Back in Paris in the mid-1920s, Surrealism had become the major intellectual movement in the city, and Chagall’s dreamlike visions from the previous decade were hailed as groundbreaking. According to the Surrealists’ leader, André Breton, ‘no work was ever so resolutely magical’ as Chagall’s. The Russian was officially invited to join the movement, but declined.
Levitating lovers are probably the most recurrent characters in Chagall’s oeuvre. From 1938 onwards, however, he also began to depict the Crucifixion on a regular basis. The date is no coincidence. Nazi deportations of and atrocities against Jews were becoming ever more prevalent. Chagall’s response was to appropriate the Crucifixion from Christian artistic tradition and reconsider its subject as a symbol of Jewish martyrdom instead (Jesus himself, of course, having been a Jew). In White Crucifixion, scenes of suffering and terror — such as the arson attack on a synagogue and desperate escape of a boat full of refugees — surround the central figure of Christ on the cross. Nazi barbarism was clearly the main source of inspiration, but Chagall was also drawing on his experience of anti-Jewish pogroms during his youth in Russia.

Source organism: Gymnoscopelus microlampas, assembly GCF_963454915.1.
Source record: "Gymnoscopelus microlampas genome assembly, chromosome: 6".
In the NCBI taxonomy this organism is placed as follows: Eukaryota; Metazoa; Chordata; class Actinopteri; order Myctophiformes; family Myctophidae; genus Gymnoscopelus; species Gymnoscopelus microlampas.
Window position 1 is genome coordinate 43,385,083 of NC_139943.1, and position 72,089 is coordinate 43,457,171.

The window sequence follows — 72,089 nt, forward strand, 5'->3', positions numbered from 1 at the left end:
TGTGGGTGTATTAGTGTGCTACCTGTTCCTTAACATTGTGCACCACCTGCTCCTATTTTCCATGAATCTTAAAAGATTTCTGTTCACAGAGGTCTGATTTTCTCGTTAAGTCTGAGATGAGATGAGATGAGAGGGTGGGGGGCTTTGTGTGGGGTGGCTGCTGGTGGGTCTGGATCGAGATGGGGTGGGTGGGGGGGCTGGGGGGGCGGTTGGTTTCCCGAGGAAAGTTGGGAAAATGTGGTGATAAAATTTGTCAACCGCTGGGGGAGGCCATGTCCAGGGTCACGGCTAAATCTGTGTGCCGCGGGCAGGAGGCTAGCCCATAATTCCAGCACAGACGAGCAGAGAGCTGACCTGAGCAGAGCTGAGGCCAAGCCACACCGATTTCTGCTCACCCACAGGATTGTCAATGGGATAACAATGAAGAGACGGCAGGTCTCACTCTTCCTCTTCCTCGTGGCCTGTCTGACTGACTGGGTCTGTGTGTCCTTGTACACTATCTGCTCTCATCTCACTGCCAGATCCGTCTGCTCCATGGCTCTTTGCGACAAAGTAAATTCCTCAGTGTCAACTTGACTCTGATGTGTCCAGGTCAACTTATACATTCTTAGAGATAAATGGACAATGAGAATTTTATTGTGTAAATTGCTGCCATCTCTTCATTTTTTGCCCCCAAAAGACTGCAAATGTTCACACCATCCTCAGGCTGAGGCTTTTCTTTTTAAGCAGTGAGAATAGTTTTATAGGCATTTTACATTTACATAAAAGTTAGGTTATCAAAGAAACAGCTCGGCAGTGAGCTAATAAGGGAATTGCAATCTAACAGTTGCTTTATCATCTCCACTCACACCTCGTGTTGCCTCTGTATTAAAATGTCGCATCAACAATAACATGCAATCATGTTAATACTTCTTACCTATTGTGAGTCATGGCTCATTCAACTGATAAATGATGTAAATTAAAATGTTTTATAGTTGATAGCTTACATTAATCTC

France under Vichy rule was a dangerous place for Jews to live, so Chagall and Bella (now his wife) accepted an invitation of sanctuary in the United States. The artistic highlights of his stay included set and costume designs for Léonide Massine’s ballet, Aleko, which premiered to great acclaim in 1942. Bella died from a viral infection two years later. In memoriam, her image would recur — as lover or bride — in several of Chagall’s paintings until his own death in 1985.
Chagall received a retrospective at both New York’s Museum of Modern Art (MoMA) and the Art Institute of Chicago before returning to France in the late 1940s. His place as one the key figures of 20th-century art was now assured. Chagall started experimenting in an array of new media: tapestry, pottery, mosaics and, most successfully, stained glass. His penchant for large areas of saturated colour made stained glass a logical choice. His most famous commission was the Peace Window, in celestial blue, for the United States Secretariat building in New York.
In 1967, aged 80, Chagall painted two gigantic murals for the lobby of New York’s Metropolitan Opera House, at Lincoln Center: The Sources of Music and The Triumph of Music, both measuring 30 ft by 36 ft. In glowing red and yellow, he paid homage to the great composers of the past, most prominently Mozart, who flies like an angel above the Manhattan skyline, embracing characters from his opera, The Magic Flute. Chagall continued to work right up his death in France in 1985, aged 97. Indeed, on the day he passed away, he had been discussing a maquette painting for a tapestry commissioned by the Rehabilitation Institute of Chicago. Buried alongside his second wife in the artist’s town of Saint Paul de Vence in Provence, Marc Chagall was the last surviving master of European Modernism.